Speaking of food, my dear friend Lisa Harper, who runs this fantastic blog, has just won the River Teeth Nonfiction Prize. Her book "Inside/Out," a beautiful memoir about pregnancy and how it turns you inside/out on so many levels, will be published next year by the esteemed University of Nebraska press. This is doubly exciting because Lisa has been working on and trying to find a home for her book for years and years. Hers is a story of tenacity and patience, with a happy ending, to boot. I am inspired by her perseverance and can't wait to buy the book.

In other good news, Girlfriend Cyber Circuit member Hank Phillippi Ryan has a new novel out. Here's a little Q & A with her:

Tell us about your new book Drive Time.

DRIVE TIME is about secrets. TV reporter Charlie McNally’s working on a story about a dangerous scheme that could absolutely happen…and let me just say, if you own a car, or rent a car, you’ll never look at your vehicle the same way after reading DRIVE TIME. In fact, after writing the book, I now get a bit creeped out when I go into a parking garage. That’s all I‘ll say.

Charlie’s also drawn into another frightening situation—this one at the prep school where her fiancĂ© is an English professor. When Charlie learns a secret that might put her step-daughter-to-be in danger, and might also be an blockbuster investigative story—how does she balance her loyalty to her husband-to-be—with her need to protect the public?

So this is a tough one for Charlie. And she must make many life-changing decisions. Just when she begins to think she might be able to have it all—a terrific career and a new husband and a new life--revenge, extortion and murder may bring it all to a crashing halt.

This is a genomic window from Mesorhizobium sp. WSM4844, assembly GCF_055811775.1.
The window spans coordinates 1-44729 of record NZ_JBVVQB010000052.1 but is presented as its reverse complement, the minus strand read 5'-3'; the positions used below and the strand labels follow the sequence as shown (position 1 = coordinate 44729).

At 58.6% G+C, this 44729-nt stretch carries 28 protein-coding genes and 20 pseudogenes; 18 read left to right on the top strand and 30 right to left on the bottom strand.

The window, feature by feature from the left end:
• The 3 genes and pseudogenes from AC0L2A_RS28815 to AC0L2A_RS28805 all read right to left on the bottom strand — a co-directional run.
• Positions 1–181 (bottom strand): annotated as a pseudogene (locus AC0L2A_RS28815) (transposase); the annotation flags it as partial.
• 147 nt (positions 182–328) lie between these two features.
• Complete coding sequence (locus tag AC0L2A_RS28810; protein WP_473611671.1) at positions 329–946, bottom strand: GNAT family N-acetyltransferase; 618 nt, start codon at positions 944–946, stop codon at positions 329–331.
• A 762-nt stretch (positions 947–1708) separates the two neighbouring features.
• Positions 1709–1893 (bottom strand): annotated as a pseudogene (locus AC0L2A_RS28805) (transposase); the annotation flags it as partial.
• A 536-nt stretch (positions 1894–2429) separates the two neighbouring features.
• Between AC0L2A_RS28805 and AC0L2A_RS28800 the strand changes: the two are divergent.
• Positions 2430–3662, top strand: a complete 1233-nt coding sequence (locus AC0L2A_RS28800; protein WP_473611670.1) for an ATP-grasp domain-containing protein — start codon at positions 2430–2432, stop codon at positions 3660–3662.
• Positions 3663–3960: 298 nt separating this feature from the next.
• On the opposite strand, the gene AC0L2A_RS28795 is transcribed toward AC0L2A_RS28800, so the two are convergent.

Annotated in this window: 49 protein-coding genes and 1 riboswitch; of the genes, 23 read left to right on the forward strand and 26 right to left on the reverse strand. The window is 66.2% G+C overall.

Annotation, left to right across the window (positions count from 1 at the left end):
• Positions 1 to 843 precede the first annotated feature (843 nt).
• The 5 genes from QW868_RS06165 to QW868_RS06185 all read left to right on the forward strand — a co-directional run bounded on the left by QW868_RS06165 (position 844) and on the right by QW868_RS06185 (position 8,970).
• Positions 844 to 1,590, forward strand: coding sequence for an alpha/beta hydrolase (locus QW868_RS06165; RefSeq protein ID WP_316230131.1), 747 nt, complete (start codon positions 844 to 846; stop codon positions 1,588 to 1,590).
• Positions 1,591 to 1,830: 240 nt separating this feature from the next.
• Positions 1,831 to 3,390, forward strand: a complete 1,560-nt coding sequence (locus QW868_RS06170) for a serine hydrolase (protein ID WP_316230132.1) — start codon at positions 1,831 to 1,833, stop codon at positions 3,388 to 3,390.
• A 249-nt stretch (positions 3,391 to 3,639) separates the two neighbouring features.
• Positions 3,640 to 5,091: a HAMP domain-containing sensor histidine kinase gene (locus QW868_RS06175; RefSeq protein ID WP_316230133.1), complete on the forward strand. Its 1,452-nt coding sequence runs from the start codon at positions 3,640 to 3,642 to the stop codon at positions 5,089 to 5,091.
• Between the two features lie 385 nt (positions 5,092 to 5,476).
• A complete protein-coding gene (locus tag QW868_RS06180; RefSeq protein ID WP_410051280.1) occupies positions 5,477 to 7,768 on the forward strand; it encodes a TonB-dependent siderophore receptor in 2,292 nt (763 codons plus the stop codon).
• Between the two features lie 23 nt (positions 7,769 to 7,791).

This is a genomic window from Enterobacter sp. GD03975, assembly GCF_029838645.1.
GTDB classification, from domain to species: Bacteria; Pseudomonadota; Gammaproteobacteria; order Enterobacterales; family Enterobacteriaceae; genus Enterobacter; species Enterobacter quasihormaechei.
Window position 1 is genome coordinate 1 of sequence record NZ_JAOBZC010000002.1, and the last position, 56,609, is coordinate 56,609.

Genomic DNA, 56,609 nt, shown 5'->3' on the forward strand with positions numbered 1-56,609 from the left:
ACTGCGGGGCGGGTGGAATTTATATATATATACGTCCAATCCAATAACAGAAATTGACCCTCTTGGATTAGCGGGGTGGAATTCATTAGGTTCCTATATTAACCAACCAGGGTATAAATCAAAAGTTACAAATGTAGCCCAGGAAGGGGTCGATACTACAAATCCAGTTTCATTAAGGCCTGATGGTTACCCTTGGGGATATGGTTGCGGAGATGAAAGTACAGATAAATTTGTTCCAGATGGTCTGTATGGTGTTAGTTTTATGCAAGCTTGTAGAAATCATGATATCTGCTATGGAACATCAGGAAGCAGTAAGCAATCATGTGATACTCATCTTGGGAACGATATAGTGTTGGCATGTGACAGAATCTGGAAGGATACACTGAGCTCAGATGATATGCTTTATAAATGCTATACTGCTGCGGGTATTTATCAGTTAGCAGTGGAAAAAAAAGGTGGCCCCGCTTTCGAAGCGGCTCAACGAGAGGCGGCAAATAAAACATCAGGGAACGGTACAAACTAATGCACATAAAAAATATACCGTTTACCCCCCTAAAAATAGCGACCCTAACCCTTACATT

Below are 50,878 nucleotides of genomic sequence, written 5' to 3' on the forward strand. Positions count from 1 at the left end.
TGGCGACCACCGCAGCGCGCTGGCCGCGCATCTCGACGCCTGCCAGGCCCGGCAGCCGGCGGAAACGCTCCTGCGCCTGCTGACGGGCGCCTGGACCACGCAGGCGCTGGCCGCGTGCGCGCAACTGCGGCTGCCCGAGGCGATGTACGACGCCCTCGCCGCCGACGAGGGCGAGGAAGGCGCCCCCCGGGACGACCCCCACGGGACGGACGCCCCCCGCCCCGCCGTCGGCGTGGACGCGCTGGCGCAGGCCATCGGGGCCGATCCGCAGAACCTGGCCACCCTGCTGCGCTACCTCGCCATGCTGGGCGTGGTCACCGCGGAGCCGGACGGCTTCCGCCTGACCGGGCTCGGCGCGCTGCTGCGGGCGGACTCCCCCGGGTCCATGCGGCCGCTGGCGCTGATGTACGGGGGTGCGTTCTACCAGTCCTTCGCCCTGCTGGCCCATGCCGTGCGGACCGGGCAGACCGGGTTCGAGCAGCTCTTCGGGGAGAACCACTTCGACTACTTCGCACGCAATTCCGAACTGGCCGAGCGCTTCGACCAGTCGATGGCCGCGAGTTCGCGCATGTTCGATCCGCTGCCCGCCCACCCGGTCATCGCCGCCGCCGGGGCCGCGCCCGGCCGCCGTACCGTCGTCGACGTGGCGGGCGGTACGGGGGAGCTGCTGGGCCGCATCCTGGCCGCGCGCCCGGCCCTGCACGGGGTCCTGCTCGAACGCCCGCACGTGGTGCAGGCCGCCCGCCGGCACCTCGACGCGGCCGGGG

Which novelist most influenced your own work? And which writer, past or present, would you like to spend some time with?

I love Edith Wharton’s cynical take on the world, and the way she illustrates the social structure even while being dramatic and entertaining. Her stories have such with such depth and texture, and her characters are wonderful. Julia Spencer Fleming. Margaret Maron’s wonderfully authentic dialogue and settings. Sir Arthur Conan Doyle for clever plots. Lisa Scottoline for her contemporary and hip take on the world. John Lescroart for story story story. PD James. Who I’d love to spend time with? Shakespeare. I have many, many questions for him. Whoever he was. Oh! And Stephen King. What a genius, on so many levels.

Any mistakes you’ve made along the way, have you learned anything from them?

Hah. That’s another long blog for another day. Mistakes? Ah, on a huge level, people always yell at me for working all the time. ALL the time. Is that a mistake? None of this would have happened without that. Would I change it? I have to say no. So is that a mistake? I'm not sure. On a tiny level, I should have put together a mailing list of bookstores. Still haven’t done that. Wish I had.

What’s next for you?

Exactly what I'm trying to figure out. DRIVE TIME came out February 1, with fantastic blurbs from the much-missed and iconic Robert B. Parker and Suzanne Brockmann and Margaret Maron and Carla Neggers and a rave starred review from Library Journal. So I'm hoping people love it. (And I'll be visiting lots of places across the US--hope some of our readers come visit!) And then...we’ll see. I can't tell you how excited I am.

Anyhow, that's it for me right now. Heading up to Big Bear tomorrow to pretend I'm Lindsey Vonn on the slopes. I have a major case of Olympic Fever!

Wednesday, February 10, 2010

My Gorgeous Nephew

Lots of rain here in L.A. as of late... Peter plays hide n' seek with an umbrella. Can't stand the cuteness...